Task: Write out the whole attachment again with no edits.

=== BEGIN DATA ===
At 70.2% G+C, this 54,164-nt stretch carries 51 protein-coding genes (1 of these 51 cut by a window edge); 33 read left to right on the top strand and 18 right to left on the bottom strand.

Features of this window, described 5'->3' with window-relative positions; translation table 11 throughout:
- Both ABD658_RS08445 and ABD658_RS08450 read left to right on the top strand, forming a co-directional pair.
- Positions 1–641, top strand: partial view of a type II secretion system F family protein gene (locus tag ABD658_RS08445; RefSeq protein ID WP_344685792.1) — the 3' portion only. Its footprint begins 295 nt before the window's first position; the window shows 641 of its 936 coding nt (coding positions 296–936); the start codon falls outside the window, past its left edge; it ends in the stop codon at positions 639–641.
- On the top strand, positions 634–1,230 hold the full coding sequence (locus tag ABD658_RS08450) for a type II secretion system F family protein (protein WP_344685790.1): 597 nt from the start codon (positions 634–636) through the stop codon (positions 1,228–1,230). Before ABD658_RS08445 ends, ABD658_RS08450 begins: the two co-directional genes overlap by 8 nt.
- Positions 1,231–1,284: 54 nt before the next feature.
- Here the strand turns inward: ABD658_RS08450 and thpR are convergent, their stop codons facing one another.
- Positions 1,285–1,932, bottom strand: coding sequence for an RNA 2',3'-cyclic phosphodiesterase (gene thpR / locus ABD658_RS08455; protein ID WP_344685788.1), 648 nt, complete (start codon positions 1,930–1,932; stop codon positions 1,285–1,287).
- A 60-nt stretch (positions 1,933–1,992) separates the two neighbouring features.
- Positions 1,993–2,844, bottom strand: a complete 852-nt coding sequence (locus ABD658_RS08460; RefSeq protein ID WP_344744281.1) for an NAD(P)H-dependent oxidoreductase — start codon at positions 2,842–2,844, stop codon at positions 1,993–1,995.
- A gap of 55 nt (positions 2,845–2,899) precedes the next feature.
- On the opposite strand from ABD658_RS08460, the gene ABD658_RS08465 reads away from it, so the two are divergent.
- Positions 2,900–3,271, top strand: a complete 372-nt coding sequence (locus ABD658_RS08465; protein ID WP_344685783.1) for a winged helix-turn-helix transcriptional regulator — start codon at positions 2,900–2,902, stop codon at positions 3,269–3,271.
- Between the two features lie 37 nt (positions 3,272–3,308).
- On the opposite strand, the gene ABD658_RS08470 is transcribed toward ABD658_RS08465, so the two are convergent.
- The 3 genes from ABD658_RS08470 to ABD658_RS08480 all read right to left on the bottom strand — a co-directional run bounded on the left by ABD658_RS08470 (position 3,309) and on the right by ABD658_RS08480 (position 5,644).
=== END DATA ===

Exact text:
At 70.2% G+C, this 54,164-nt stretch carries 51 protein-coding genes (1 of these 51 cut by a window edge); 33 read left to right on the top strand and 18 right to left on the bottom strand.

Features of this window, described 5'->3' with window-relative positions; translation table 11 throughout:
- Both ABD658_RS08445 and ABD658_RS08450 read left to right on the top strand, forming a co-directional pair.
- Positions 1–641, top strand: partial view of a type II secretion system F family protein gene (locus tag ABD658_RS08445; RefSeq protein ID WP_344685792.1) — the 3' portion only. Its footprint begins 295 nt before the window's first position; the window shows 641 of its 936 coding nt (coding positions 296–936); the start codon falls outside the window, past its left edge; it ends in the stop codon at positions 639–641.
- On the top strand, positions 634–1,230 hold the full coding sequence (locus tag ABD658_RS08450) for a type II secretion system F family protein (protein WP_344685790.1): 597 nt from the start codon (positions 634–636) through the stop codon (positions 1,228–1,230). Before ABD658_RS08445 ends, ABD658_RS08450 begins: the two co-directional genes overlap by 8 nt.
- Positions 1,231–1,284: 54 nt before the next feature.
- Here the strand turns inward: ABD658_RS08450 and thpR are convergent, their stop codons facing one another.
- Positions 1,285–1,932, bottom strand: coding sequence for an RNA 2',3'-cyclic phosphodiesterase (gene thpR / locus ABD658_RS08455; protein ID WP_344685788.1), 648 nt, complete (start codon positions 1,930–1,932; stop codon positions 1,285–1,287).
- A 60-nt stretch (positions 1,933–1,992) separates the two neighbouring features.
- Positions 1,993–2,844, bottom strand: a complete 852-nt coding sequence (locus ABD658_RS08460; RefSeq protein ID WP_344744281.1) for an NAD(P)H-dependent oxidoreductase — start codon at positions 2,842–2,844, stop codon at positions 1,993–1,995.
- A gap of 55 nt (positions 2,845–2,899) precedes the next feature.
- On the opposite strand from ABD658_RS08460, the gene ABD658_RS08465 reads away from it, so the two are divergent.
- Positions 2,900–3,271, top strand: a complete 372-nt coding sequence (locus ABD658_RS08465; protein ID WP_344685783.1) for a winged helix-turn-helix transcriptional regulator — start codon at positions 2,900–2,902, stop codon at positions 3,269–3,271.
- Between the two features lie 37 nt (positions 3,272–3,308).
- On the opposite strand, the gene ABD658_RS08470 is transcribed toward ABD658_RS08465, so the two are convergent.
- The 3 genes from ABD658_RS08470 to ABD658_RS08480 all read right to left on the bottom strand — a co-directional run bounded on the left by ABD658_RS08470 (position 3,309) and on the right by ABD658_RS08480 (position 5,644).